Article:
When the Swallows Come Back to Capistrano: Catholic Culture in America
Bottum, Joseph, First Things: A Monthly Journal of Religion and Public Life
The swallows would swirl through San Juan Capistrano, rising like a mist from the sea every March 19. Or so the legend goes. In fact, the blue-feathered birds sometimes reached California as early as mid-February, and when they arrived at the end of their long trek from Argentina, they would infest the place like happy locusts, plastering their gourd-shaped nests among the crossbeams and crannies, the nooks and corners--anywhere they could get their colonies to stick to the old stucco and adobe of the mission founded by Father Junipero Serra in 1776.
They were cliff swallows, Hirundo pyrrhonota, the woman from the local Audubon Society explained, speaking in the rapid, inflectionless voice of someone reading, for the sixth time that day, from a memo stuck to her desk with yellowing strips of cellophane tape. Lacking the deeply forked tail of the better-known barn swallow, Hirundo rustica, cliff swallows are known by their white forehead, buff rump, and short, squared-off tail feathers. They gather in large flocks, fluttering their wings above their heads in a characteristic motion while gathering mud for their nests. And they haven't returned to the Mission San Juan Capistrano--darting past the old Serra Chapel and flitting through the ruins of the Great Stone Church--for nearly twenty years.
Not that the mission hasn't tried to win them back. What's Capistrano without its swallows? All the mission bells will ring, / The chapel choir will sing, / When the swallows come back to Capistrano, the most popular song of 1939 told the nation, and for years after the swallows disappeared, you could see the groundskeepers out making artificial mud puddles with their green plastic hoses. In the 1990s, someone had the notion of hiring a local potter to fool the birds, and the mission is still dotted with clay nests: ceramic lures that failed to bring the square-tailed nest builders, Hirundo pyrrhonota, back to hear the bells.
There's a figure in all this, I think--a metaphor, perhaps, or a synecdoche--for the condition of American Catholicism. Its long history, certainly, from the Spanish colonial beginnings on. But, most of all, San Juan Capistrano seems an image for recent decades--because sometime around 1970, the leaders of the Catholic Church in America took a stick and knocked down all the swallows' nests.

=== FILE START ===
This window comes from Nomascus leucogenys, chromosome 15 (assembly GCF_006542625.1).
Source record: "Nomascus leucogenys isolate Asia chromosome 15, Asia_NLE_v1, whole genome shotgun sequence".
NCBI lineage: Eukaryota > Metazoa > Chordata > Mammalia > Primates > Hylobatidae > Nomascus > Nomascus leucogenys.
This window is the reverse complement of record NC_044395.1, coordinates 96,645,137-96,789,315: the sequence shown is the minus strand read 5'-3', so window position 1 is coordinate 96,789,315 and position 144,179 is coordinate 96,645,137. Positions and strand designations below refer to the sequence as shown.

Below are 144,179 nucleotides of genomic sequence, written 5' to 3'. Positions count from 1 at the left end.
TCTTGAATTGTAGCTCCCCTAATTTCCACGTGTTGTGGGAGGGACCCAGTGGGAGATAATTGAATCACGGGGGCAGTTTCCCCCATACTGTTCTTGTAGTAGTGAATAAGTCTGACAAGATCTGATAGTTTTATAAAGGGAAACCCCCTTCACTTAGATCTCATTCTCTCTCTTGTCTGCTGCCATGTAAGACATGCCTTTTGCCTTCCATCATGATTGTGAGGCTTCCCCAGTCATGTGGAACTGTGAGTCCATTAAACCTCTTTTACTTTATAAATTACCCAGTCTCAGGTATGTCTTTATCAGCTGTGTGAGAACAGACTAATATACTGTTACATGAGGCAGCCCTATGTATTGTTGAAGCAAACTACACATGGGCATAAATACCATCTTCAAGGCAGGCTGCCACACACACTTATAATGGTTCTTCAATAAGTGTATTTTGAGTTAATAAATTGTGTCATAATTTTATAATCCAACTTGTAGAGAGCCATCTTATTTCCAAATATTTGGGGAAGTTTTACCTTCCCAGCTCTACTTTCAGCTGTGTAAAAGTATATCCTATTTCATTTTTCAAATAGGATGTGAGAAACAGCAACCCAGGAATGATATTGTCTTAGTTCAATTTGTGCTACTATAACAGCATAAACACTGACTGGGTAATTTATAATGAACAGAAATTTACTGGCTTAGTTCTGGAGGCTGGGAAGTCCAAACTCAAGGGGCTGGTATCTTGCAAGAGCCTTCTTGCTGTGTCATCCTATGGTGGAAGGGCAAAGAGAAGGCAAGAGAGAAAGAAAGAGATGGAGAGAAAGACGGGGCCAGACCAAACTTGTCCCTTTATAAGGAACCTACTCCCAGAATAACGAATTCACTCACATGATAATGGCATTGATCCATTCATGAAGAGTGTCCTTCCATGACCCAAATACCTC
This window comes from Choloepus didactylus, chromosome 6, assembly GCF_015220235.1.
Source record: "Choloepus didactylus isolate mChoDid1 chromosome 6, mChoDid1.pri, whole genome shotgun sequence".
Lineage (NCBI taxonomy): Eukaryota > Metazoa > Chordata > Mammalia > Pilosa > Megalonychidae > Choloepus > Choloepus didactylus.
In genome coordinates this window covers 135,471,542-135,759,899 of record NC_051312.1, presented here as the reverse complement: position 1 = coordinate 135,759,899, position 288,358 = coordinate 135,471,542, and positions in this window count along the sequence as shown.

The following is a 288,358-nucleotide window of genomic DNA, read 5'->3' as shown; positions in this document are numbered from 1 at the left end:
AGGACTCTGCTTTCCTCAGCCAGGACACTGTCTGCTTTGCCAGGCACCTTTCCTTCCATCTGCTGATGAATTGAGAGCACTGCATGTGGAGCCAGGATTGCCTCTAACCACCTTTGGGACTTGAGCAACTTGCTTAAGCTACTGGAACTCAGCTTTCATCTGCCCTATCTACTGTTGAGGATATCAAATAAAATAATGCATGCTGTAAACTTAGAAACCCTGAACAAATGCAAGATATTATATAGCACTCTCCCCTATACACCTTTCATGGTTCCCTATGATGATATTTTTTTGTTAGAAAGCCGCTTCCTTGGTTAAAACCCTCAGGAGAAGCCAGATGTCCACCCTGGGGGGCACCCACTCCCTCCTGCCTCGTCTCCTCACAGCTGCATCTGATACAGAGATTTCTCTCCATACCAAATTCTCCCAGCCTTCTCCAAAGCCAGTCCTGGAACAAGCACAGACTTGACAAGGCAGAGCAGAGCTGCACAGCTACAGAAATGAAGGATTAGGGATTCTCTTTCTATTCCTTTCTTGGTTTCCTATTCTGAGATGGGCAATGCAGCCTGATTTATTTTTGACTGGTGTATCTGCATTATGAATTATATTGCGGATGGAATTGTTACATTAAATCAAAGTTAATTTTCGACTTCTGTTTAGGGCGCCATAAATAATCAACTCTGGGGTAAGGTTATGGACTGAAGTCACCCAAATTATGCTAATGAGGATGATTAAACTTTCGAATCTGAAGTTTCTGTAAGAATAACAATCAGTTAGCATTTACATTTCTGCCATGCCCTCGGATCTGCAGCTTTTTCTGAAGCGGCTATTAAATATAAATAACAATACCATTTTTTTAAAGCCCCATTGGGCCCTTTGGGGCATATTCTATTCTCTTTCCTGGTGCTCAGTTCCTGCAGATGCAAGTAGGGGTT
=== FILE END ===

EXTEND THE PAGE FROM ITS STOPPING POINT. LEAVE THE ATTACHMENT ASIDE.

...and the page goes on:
They had their reasons. What was anyone to make of those endless 1950s sodalities and perpetual-adoration societies, the Mary Day processions, the distracting rosaries shouted out during the mumbled Latin Masses? The tangle and confusion of all the discalced, oblated, friar-minored, Salesianed, Benedictined, Cistercianed communities of monks and nuns?
The arcanery of decorations on albs and chasubles, the processions of Holy Water blessings, the grottos with their precarious rows of fire-hazard candles flickering away in little red cups, the colored seams and peculiar buttons that identified monsignors, the wimpled school sisters, the tiny Spanish grandmothers muttering prayers in their black mantillas, the First Communion gifts wrapped up in white like prepubescent brides, the mumbled Irish prejudices, the loud Italian festivals, the Holy Door indulgences, the pocket guides to Thomistic philosophy, the Knights of Columbus with their cocked hats and comic-opera swords, the tinny mission bells, the melismatic chapel choirs--none of this was the Church, some of it actually obscured the Church, and the decision to clear out the mess was not unintelligent or uninformed or unintended.
It was merely insane. An entire culture nested in the crossbeams and crannies, the nooks and corners, of the Catholic Church. And it wasn't until the swallows had been chased away that anyone seemed to realize how much the Church itself needed them, darting around the chapels and flitting through the cathedrals. They provided beauty, and eccentricity, and life. What they did, really, was provide Catholicism to the Catholic Church in America, and none of the multimedia Masses and liturgical extravaganzas in the years since--none of the decoy nests and artificial puddles--has managed to call them home. …